Worcester Tops State In Latest Performance Data; Local Officials ‘Perplexed’ Over Low Math Scores

Worcester Tops State In Latest Performance Data; Local Officials ‘Perplexed’ Over Low Math Scores
In Worcester County, student performance on the spring ELA assessments in grades 3-8 topped all other school systems in Maryland with 68 percent of students scoring as proficient or higher. Submitted image.

NEWARK– Worcester County’s schools continue to outperform most of those in the state, according to the latest testing data released.

The Maryland State Department of Education (MSDE) last week released statewide performance data that shows Worcester County Public Schools again ranks at the top when it comes to testing.

“Overall we’re thrilled with the results,” said Dee Shorts, the school system’s chief academic officer for Pre-K through eighth grade.

According to MSDE, statewide, student proficiency rates in English language arts (ELA) are at the highest they’ve been in a decade.  In Worcester County, student performance on the spring ELA assessments in grades 3-8 topped all other school systems in Maryland with 68% of students scoring as proficient or higher.

At the high school level, 73% of Worcester County students taking the English 10 assessment scored proficient, topping the state average by 19 percentage points, and landing second overall in the state behind Calvert County, which had an 82% proficiency rate.

“Our ELA scores were amazing,” Shorts said. “We’ve been telling stakeholders fortunately in Worcester County we did not see the COVID slide some districts are experiencing.”

Superintendent Lou Taylor praised the hard work of teachers and students and highlighted the fact the school system’s scores showed improvement over last year.

“While it is validating that our scores are consistently leading the state, I believe what is most important with these scores is the growth we are seeing from year to year. Our collective efforts are making an impact, and I hope our community is proud to see this positive progress for our students,” he said in a statement.

Proficiency levels on math assessments were significantly lower statewide, with 25% of students scoring proficient. Worcester County Public Schools, however, exceeded the state average in grades 2-8 mathematics by 23 percentage points. Worcester’s proficiency rate of 47% is a nearly 10 percentage point gain over last year and is more than double next highest growth seen in the state. All grade levels in Worcester County experienced growth from last year’s proficiency levels.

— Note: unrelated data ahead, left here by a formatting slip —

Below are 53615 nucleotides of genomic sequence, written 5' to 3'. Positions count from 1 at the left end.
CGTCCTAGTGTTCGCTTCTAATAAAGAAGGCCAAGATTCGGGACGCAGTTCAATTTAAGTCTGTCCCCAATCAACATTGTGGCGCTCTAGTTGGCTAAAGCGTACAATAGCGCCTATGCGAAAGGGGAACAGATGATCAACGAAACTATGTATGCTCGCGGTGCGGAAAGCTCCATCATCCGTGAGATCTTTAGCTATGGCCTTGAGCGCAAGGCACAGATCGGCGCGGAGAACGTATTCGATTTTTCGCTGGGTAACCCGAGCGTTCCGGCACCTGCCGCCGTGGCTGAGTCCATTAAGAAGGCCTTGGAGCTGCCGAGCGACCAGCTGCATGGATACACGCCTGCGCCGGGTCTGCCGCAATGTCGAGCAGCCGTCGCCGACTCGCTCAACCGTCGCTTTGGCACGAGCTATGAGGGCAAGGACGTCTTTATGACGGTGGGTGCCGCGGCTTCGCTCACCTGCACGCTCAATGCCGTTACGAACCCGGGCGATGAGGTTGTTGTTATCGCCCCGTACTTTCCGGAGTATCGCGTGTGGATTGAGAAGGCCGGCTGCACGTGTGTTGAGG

On the Algebra I assessment, Worcester ranked second in the state with a 27% proficiency rate.

“Although we’re pleased with our math results—we’re number one in the state in grades 3-8 and number two in the state in Algebra I—they’re not matching our internal diagnostics,” Shorts said.

She said the internal diagnostic testing program used for kindergarten through eighth grade, iReady, didn’t show math scores dropping. Students are tested with iReady three times a year.

“We’re a little perplexed as to why scores on the math assessments are coming back so low,” she said.

Similar trends are being noticed at the high school level. While Algebra I assessment proficiency is only at 27%, Annette Wallace, chief safety and academic officer for grades 9-12, said the school system’s AP math, SAT math and dual enrollment math performance had not decreased.

“We’re not seeing an dips in success there,” she said.

She said superintendents throughout the state are voicing similar observations.

“There is significant concern across the state that the assessment is not showing what our kids know,” Wallace said, adding that this was only the second year of this assessment program.

Shorts agreed.

“We’re not blaming the assessment but something doesn’t seem right,” she said.

In recent months, attendees at board of education meetings have pointed out that just because Worcester typically tops the state on assessment scores that doesn’t mean its performance holds up nationwide.

“It’s good to be number one or number two in the state but is our state’s education even good? Or are we the best apple in a barrel of rotten apples?” Wallace said.

She said that while there are multiple ranking systems, Maryland typically landed between number two and number five in the nation, depending on the list.

“It’s a top five state in the nation,” Wallace said. “The rhetoric that’s out there comes with little research behind it.”

According to Wallace, most of that rhetoric is coming from community members, not parents of children in Worcester County’s public schools.

“I think as a district we need to look at how we’re communicating with our community stakeholders,” she said.

Shorts echoed that and said she also wanted to point out that assessments monitored proficiency.

“These assessments are not like classroom assessments where it’s graded on an A-B-C-D scale,” she said. “There are not students getting 100 on these assessments.”

She added that if student proficiency was a cause for concern, she’d be hearing from teachers.

“The last thing we would do would be celebrating if our kids were struggling,” Wallace agreed. “We have a plethora of other data points that say the assessment needs to be looked at.”

About The Author: Charlene Sharpe

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Charlene Sharpe has been with The Dispatch since 2014. A graduate of Stephen Decatur High School and the University of Richmond, she spent seven years with the Delmarva Media Group before joining the team at The Dispatch.